Myripristis berndti
Source: JJPhoto.dk

Facts

Latin name Myripristis berndti - Jordan & Evermann, 1903
Common name Blotcheye soldierfish
Family Holocentridae - Myripristis
Origin East Indian Ocean, West Indian Ocean, Australia, Japan, The Red Sea, Indonesia, East Pacific, Central/West Pacific
Max length 30.0 cm (11.8")

As aquarium fish

Minimum volume 800 l (211 gal)
Hardiness Hardy
Suitable for aquarium Suitable with care
Reef safe Reef safe with caution
Aggressiveness Mostly peaceful but might be aggressive towards similar species

Food

Recommended
  • Zooplankton (Cyclops, pods...)
  • Small crustaceans (Krill, mysis, artemia...)
  • Larger crustaceans (Shrimp, crabs...)
  • Other invertebrates
  • Fish

Can be a threat to small fish

This spicies might be a threat to smaller fishes.

Can be a threat towards small crustaceans

This species can be a threat towards small crustaceans, e.g. small shrimp.

Take care when catching these fish

These fish should not be caught with a net, as it is all too easy to damage their large eyes.

Needs dimmed light at first

Out in wild this species is used to faint light, so to acclimitize it, it is advantageous to dim the light at first and gradually increase it to normal.

Secretive

A very secretive species which hides between the rocks.
When it feels at home in the aquarium it will appear more, but is still not as active in the water column as most of the other fish.

Nocturnal

This species is nocturnal and therefore the most active when the light is dimmed or turned off.

Can coexist with its own species

Several specimen of this species can coexist in the same aquarium, provided they are introduced simultaneously.

Can be aggressive

This species can be aggressive if they are not provided with adequate space.

Overhangs and caves

This species thrives best in an aquarium with overhangs and caves. 

Family description (Holocentridae)

Squirrel-/Soldierfish (Holocentrinae and Myripristinae) are normally a red/grey colour and very secretive.

As to how much they hide, varies from fish to fish, what they do have in common however, is that they are most active when the lights are off, but will, with time, come out more while the lights are on.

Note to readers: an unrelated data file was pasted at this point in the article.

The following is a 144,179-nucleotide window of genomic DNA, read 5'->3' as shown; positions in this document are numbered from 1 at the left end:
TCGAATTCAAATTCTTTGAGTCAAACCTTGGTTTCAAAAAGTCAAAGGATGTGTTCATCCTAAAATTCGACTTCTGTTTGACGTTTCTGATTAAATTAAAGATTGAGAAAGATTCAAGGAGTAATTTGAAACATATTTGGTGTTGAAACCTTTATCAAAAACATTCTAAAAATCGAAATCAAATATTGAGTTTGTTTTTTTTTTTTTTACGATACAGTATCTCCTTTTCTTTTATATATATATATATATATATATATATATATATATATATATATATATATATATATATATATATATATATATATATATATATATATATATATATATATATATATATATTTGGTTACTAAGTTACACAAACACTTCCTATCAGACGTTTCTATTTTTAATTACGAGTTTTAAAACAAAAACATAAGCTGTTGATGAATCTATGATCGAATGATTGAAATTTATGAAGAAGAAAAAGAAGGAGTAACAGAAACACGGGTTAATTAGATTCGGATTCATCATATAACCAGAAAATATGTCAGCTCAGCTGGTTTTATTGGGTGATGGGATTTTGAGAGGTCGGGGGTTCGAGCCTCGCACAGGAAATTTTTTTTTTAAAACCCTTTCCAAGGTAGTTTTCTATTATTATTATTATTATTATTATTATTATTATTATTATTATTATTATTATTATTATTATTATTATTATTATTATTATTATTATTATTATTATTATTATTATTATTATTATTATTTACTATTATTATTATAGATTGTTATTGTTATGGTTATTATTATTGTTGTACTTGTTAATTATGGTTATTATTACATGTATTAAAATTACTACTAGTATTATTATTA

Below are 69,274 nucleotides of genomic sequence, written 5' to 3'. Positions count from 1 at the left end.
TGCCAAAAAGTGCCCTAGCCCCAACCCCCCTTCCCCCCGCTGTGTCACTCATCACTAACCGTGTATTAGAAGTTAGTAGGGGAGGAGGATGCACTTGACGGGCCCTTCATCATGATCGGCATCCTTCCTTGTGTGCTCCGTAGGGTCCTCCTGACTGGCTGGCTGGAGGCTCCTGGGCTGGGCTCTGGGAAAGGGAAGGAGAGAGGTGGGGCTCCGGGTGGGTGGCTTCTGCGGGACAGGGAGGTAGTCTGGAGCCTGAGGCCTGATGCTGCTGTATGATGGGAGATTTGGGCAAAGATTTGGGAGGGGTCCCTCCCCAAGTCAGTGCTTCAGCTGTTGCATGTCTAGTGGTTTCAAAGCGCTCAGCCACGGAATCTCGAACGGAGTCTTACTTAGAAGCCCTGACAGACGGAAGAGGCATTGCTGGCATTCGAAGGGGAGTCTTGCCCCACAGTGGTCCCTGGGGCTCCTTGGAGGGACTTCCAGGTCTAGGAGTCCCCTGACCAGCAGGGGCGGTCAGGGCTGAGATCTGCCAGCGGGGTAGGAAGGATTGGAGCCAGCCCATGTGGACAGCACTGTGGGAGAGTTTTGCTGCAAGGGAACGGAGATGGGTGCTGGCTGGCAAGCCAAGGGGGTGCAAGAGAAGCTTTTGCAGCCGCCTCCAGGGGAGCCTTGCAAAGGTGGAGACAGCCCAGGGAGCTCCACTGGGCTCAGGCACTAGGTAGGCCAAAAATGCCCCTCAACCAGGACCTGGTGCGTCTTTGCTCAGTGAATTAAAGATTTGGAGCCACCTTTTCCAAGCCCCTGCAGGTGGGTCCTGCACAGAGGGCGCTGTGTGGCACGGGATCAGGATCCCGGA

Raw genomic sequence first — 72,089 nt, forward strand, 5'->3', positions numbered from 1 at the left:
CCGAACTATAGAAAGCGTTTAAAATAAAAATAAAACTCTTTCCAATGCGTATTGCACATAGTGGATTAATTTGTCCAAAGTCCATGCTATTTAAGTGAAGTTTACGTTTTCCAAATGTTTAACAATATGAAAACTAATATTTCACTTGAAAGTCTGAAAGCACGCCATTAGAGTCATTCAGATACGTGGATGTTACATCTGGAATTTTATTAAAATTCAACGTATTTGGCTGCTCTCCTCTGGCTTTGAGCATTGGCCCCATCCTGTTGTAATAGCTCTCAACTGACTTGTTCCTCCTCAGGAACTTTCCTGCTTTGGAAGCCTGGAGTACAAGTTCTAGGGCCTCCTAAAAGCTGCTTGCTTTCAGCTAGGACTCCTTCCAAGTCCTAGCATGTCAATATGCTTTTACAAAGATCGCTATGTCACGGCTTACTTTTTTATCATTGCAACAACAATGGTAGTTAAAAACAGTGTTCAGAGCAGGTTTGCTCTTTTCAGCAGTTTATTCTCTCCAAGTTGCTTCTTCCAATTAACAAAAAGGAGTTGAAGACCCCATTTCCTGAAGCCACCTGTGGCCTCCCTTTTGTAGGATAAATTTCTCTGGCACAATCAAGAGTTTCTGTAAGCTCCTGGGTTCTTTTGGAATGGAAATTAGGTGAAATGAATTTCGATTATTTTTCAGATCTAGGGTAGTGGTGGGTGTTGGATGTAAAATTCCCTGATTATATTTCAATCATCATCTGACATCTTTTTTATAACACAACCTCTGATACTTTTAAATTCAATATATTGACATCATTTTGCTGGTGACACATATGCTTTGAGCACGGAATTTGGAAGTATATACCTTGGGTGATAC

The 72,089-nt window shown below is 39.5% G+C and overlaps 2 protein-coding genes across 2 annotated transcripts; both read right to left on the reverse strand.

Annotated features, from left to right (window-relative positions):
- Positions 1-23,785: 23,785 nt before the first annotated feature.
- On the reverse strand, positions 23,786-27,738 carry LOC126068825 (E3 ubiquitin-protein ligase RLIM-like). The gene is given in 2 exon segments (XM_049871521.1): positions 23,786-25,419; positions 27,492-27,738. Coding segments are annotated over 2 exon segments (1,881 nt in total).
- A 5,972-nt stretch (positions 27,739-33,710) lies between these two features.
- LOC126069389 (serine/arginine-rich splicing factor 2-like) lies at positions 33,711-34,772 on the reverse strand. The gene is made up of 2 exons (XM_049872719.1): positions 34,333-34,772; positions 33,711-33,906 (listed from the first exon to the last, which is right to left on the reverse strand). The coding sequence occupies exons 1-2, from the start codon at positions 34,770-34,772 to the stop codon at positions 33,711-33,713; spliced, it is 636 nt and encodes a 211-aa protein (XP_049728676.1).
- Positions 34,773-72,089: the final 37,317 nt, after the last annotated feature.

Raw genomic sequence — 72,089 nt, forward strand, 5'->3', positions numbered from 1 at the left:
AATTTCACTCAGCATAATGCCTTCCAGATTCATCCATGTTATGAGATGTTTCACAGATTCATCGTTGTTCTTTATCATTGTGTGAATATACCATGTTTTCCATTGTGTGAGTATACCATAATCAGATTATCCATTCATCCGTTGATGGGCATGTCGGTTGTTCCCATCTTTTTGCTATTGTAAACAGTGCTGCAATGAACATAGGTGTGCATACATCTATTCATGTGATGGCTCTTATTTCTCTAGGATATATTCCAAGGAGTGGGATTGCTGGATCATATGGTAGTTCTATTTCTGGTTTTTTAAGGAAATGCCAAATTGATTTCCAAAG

Squirrel-/Soldierfish are not generally a threat to other aquarium animals, but will sometimes eat very small fish and invertebrates.

Neither Squirrelfish or Soldierfish are particularly aggressive, and whilst most species can be kept in a small group, they will sometimes fight amongst themselves. In this case, space must be taken into consideration as the Squirrelfish will sometimes chase the less aggressive Soldierfish, if space is lacking. 

It is easy enough to get both fish types to eat, but if they do not come out during the day it is best to feed them when the lights are off. In the beginning it might be necessary to lure them out with live food. 

Squirrelfish have spikes on their head and gills which easily get caught in fishnets, so avoid those.
Being scratched by some species of Squirrelfish can result in an ugly wound and be painful, as some are actually poisonous.
If one is not careful when capturing and transporting these fish, their eyes can be damaged. 

FishBase

Aquarium trade Yes
Distribution Indo-Pacific and Eastern Pacific: East Africa south to Natal, South Africa (but not from the Red Sea) and east to the Clipperton, Cocos and Galapagos islands, north to the Ryukyu Islands and south to the Great Barrier Reef, Norfolk Island, and Lord Howe
English common names Bigscale soldierfish, Blotcheye soldierfish
Danish common names Storskællet soldaterfisk
Spanish common names Soldado escama grande, Candil ojo manchado
French common names Soldat à grosse écailles

References and further reading

About references

Scott W. Michael. 2001. Reef Fishes volume 1 - TFH Publications / Microcosm Ltd. - (English)
Henry C. Schultz. 2003. But They Don't Look Like a Rat with a Fuzzy Tail: The Family Holocentridae - Reefkeeping Magazine - (English)
Bob Fenner. Squirrel- & Soldierfishes, Family Holocentridae - Wet Web Media - (English)

Froese, R. and D. Pauly. Editors. 2014. FishBase. World Wide Web electronic publication. www.fishbase.org, version (08/2014).

Tags

nocturnal night, eats fish, shoal group, eats shrimp, docile shy
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